My lady’s second sister (don’t be alarmed; we are not going very deep into family matters this time)—my lady’s second sister, I say, had a disappointment in love; and taking a husband afterwards, on the neck or nothing principle, made what they call a misalliance. There was terrible work in the family when the Honourable Caroline insisted on marrying plain Mr. Ablewhite, the banker at Frizinghall. He was very rich and very respectable, and he begot a prodigious large family—all in his favour, so far. But he had presumed to raise himself from a low station in the world—and that was against him. However, Time and the progress of modern enlightenment put things right; and the misalliance passed muster very well. We are all getting liberal now; and (provided you can scratch me, if I scratch you) what do I care, in or out of Parliament, whether you are a Dustman or a Duke? That’s the modern way of looking at it—and I keep up with the modern way. The Ablewhites lived in a fine house and grounds, a little out of Frizinghall. Very worthy people, and greatly respected in the neighbourhood. We shall not be much troubled with them in these pages—excepting Mr. Godfrey, who was Mr. Ablewhite’s second son, and who must take his proper place here, if you please, for Miss Rachel’s sake.
With all his brightness and cleverness and general good qualities, Mr. Franklin’s chance of topping Mr. Godfrey in our young lady’s estimation was, in my opinion, a very poor chance indeed.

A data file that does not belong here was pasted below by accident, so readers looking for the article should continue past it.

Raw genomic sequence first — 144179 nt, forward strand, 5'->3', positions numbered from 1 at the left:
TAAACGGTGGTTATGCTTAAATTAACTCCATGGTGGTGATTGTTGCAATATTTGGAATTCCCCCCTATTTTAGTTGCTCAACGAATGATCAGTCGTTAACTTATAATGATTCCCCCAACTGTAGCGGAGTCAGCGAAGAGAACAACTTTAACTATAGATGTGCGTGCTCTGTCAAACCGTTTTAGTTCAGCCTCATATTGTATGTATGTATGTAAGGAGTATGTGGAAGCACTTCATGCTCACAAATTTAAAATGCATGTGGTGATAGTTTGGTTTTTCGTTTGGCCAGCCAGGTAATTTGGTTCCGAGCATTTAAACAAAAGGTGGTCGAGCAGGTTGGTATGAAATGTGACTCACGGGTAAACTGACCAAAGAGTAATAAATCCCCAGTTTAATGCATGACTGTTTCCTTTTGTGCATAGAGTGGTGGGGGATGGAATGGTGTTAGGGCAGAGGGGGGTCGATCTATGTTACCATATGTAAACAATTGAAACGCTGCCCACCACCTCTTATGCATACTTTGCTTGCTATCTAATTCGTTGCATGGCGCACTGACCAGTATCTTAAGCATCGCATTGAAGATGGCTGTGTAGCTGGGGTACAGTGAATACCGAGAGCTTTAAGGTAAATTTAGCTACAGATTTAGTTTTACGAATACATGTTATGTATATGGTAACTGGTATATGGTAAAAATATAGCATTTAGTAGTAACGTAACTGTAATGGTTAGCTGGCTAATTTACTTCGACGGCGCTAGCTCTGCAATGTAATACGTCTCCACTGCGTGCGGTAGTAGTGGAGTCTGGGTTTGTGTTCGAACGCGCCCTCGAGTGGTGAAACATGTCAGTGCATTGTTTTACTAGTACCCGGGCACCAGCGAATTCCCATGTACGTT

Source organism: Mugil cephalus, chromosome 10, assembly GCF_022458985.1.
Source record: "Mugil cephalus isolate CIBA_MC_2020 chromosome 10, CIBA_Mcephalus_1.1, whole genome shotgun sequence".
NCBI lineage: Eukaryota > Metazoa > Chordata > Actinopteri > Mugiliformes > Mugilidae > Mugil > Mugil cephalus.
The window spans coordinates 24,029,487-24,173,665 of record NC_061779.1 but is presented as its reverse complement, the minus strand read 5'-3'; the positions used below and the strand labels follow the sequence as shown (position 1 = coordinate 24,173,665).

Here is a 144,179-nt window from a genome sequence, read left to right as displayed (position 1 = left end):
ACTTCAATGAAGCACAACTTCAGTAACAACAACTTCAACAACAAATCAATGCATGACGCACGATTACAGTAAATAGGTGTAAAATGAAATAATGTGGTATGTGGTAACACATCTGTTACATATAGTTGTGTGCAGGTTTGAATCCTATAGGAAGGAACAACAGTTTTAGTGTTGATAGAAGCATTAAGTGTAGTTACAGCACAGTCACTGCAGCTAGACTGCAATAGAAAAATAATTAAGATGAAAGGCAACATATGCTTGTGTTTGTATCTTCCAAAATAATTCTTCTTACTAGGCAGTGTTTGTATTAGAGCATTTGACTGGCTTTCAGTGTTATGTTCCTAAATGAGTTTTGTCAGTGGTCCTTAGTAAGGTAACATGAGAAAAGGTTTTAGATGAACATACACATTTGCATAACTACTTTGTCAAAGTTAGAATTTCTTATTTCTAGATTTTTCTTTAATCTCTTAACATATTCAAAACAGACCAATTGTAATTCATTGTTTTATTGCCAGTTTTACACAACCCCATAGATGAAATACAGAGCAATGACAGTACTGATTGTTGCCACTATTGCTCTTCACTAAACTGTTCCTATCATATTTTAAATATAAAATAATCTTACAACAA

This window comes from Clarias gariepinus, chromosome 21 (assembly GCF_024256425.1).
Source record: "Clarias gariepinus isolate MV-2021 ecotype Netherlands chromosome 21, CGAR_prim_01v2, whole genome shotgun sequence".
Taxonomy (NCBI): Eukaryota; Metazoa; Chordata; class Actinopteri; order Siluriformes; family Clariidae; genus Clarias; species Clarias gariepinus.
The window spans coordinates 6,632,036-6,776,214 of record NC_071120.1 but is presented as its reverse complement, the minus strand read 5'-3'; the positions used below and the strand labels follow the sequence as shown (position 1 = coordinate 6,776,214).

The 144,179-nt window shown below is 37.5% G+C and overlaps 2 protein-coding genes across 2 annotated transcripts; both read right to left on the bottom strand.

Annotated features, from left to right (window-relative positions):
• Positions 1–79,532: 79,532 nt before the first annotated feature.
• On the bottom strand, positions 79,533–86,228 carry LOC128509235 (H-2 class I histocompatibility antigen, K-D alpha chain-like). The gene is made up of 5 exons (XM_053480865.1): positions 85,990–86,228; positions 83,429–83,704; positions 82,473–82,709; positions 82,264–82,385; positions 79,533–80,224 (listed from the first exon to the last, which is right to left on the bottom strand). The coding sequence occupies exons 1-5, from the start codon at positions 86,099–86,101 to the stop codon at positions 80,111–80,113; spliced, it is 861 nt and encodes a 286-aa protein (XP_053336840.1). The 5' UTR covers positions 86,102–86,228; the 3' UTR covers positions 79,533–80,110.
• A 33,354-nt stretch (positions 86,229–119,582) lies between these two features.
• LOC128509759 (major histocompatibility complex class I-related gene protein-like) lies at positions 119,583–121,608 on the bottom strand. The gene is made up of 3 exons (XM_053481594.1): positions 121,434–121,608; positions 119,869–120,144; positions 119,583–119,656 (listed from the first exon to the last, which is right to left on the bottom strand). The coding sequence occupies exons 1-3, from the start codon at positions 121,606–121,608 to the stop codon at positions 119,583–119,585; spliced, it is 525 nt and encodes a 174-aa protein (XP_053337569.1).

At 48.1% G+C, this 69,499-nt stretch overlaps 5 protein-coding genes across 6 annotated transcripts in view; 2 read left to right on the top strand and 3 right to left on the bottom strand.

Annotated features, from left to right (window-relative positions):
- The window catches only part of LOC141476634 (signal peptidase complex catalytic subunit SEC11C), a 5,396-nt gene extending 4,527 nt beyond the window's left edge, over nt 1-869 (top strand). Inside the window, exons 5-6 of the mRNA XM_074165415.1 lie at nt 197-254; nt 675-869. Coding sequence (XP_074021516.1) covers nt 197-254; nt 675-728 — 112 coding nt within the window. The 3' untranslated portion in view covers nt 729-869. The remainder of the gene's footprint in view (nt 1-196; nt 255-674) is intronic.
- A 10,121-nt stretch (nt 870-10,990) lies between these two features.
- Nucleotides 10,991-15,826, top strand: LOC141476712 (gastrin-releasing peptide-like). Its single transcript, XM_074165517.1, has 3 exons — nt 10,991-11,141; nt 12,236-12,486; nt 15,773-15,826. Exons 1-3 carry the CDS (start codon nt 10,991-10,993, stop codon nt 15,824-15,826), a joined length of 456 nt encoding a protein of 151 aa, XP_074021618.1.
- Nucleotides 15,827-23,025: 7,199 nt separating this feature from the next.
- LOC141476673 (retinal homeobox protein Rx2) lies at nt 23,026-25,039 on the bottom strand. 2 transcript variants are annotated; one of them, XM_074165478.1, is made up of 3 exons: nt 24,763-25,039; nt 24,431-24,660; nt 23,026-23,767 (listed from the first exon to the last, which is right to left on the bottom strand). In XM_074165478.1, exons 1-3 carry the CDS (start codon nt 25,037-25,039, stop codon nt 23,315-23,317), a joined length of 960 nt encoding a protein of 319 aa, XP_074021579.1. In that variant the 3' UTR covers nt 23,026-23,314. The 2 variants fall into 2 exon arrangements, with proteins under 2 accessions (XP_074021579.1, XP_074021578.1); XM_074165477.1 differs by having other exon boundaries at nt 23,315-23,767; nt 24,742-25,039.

In the first place, Mr. Godfrey was, in point of size, the finest man by far of the two. He stood over six feet high; he had a beautiful red and white colour; a smooth round face, shaved as bare as your hand; and a head of lovely long flaxen hair, falling negligently over the poll of his neck. But why do I try to give you this personal description of him? If you ever subscribed to a Ladies’ Charity in London, you know Mr. Godfrey Ablewhite as well as I do. He was a barrister by profession; a ladies’ man by temperament; and a good Samaritan by choice. Female benevolence and female destitution could do nothing without him. Maternal societies for confining poor women; Magdalen societies for rescuing poor women; strong-minded societies for putting poor women into poor men’s places, and leaving the men to shift for themselves;—he was vice-president, manager, referee to them all. Wherever there was a table with a committee of ladies sitting round it in council there was Mr. Godfrey at the bottom of the board, keeping the temper of the committee, and leading the dear creatures along the thorny ways of business, hat in hand. I do suppose this was the most accomplished philanthropist (on a small independence) that England ever produced. As a speaker at charitable meetings the like of him for drawing your tears and your money was not easy to find. He was quite a public character. The last time I was in London, my mistress gave me two treats. She sent me to the theatre to see a dancing woman who was all the rage; and she sent me to Exeter Hall to hear Mr. Godfrey. The lady did it, with a band of music. The gentleman did it, with a handkerchief and a glass of water. Crowds at the performance with the legs. Ditto at the performance with the tongue. And with all this, the sweetest tempered person (I allude to Mr. Godfrey)—the simplest and pleasantest and easiest to please—you ever met with. He loved everybody. And everybody loved HIM. What chance had Mr. Franklin—what chance had anybody of average reputation and capacities—against such a man as this?